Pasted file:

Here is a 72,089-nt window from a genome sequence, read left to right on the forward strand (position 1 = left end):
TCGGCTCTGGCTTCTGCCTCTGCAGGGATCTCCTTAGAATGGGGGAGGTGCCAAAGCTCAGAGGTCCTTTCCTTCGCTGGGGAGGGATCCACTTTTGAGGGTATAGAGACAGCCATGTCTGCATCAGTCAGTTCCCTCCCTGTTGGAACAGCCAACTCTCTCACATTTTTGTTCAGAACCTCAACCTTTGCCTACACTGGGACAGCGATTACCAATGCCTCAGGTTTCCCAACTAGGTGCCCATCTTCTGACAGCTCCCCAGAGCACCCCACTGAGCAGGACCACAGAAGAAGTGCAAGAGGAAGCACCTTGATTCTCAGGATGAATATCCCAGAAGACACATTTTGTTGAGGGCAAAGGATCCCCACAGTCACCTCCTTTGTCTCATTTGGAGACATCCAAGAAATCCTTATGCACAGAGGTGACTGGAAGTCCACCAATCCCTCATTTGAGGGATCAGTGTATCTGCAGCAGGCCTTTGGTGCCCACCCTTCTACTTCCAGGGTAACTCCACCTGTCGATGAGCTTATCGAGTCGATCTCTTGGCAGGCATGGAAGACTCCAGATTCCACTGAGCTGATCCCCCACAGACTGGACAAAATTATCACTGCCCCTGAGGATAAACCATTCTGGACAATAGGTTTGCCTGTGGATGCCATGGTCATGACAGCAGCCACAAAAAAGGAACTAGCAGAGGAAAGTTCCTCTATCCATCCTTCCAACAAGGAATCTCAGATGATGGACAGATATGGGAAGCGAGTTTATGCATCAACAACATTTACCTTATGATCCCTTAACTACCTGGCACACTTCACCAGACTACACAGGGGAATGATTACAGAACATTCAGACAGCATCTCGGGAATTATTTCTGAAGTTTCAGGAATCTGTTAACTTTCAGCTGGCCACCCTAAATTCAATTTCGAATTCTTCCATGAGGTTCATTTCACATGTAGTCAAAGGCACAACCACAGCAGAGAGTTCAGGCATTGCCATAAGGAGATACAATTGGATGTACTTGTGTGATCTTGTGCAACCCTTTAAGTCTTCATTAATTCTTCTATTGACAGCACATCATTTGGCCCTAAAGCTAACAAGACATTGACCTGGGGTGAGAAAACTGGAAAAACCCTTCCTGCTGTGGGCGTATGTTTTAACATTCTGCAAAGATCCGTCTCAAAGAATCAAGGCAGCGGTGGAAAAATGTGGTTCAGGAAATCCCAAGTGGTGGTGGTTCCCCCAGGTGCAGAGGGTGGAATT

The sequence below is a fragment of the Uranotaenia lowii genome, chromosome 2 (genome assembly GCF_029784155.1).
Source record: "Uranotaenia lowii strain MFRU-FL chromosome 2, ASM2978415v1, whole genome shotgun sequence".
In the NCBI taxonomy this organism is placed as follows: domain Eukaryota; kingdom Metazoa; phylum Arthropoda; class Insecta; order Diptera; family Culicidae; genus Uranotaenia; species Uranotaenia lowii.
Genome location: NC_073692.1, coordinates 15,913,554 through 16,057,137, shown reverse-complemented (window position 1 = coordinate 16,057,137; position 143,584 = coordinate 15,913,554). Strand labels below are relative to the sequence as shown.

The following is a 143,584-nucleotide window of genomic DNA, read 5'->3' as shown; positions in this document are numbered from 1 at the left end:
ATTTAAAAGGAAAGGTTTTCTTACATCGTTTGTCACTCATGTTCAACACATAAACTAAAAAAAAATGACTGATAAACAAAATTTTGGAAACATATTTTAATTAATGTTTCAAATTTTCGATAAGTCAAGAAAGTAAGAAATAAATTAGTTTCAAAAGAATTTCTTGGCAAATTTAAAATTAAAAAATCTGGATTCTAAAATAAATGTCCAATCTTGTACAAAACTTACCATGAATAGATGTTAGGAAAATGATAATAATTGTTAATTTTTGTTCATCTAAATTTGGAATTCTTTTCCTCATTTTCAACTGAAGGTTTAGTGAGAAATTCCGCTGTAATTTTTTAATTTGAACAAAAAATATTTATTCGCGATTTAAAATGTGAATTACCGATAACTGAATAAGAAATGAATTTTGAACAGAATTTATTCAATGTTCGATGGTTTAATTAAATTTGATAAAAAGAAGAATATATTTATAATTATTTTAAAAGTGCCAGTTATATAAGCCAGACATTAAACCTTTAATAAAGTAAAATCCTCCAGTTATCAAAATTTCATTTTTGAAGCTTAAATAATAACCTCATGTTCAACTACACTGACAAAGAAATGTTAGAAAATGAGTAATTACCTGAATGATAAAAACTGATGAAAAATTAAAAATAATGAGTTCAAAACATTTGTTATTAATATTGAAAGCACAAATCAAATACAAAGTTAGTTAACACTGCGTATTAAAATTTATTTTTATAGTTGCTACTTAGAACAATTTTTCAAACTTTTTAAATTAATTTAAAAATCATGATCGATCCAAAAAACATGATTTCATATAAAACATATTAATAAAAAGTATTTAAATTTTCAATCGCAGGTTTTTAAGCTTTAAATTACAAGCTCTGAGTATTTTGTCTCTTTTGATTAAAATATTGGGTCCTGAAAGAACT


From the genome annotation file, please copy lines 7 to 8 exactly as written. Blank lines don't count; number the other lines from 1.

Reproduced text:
The following is a 143,584-nucleotide window of genomic DNA, read 5'->3' as shown; positions in this document are numbered from 1 at the left end:
ATTTAAAAGGAAAGGTTTTCTTACATCGTTTGTCACTCATGTTCAACACATAAACTAAAAAAAAATGACTGATAAACAAAATTTTGGAAACATATTTTAATTAATGTTTCAAATTTTCGATAAGTCAAGAAAGTAAGAAATAAATTAGTTTCAAAAGAATTTCTTGGCAAATTTAAAATTAAAAAATCTGGATTCTAAAATAAATGTCCAATCTTGTACAAAACTTACCATGAATAGATGTTAGGAAAATGATAATAATTGTTAATTTTTGTTCATCTAAATTTGGAATTCTTTTCCTCATTTTCAACTGAAGGTTTAGTGAGAAATTCCGCTGTAATTTTTTAATTTGAACAAAAAATATTTATTCGCGATTTAAAATGTGAATTACCGATAACTGAATAAGAAATGAATTTTGAACAGAATTTATTCAATGTTCGATGGTTTAATTAAATTTGATAAAAAGAAGAATATATTTATAATTATTTTAAAAGTGCCAGTTATATAAGCCAGACATTAAACCTTTAATAAAGTAAAATCCTCCAGTTATCAAAATTTCATTTTTGAAGCTTAAATAATAACCTCATGTTCAACTACACTGACAAAGAAATGTTAGAAAATGAGTAATTACCTGAATGATAAAAACTGATGAAAAATTAAAAATAATGAGTTCAAAACATTTGTTATTAATATTGAAAGCACAAATCAAATACAAAGTTAGTTAACACTGCGTATTAAAATTTATTTTTATAGTTGCTACTTAGAACAATTTTTCAAACTTTTTAAATTAATTTAAAAATCATGATCGATCCAAAAAACATGATTTCATATAAAACATATTAATAAAAAGTATTTAAATTTTCAATCGCAGGTTTTTAAGCTTTAAATTACAAGCTCTGAGTATTTTGTCTCTTTTGATTAAAATATTGGGTCCTGAAAGAACT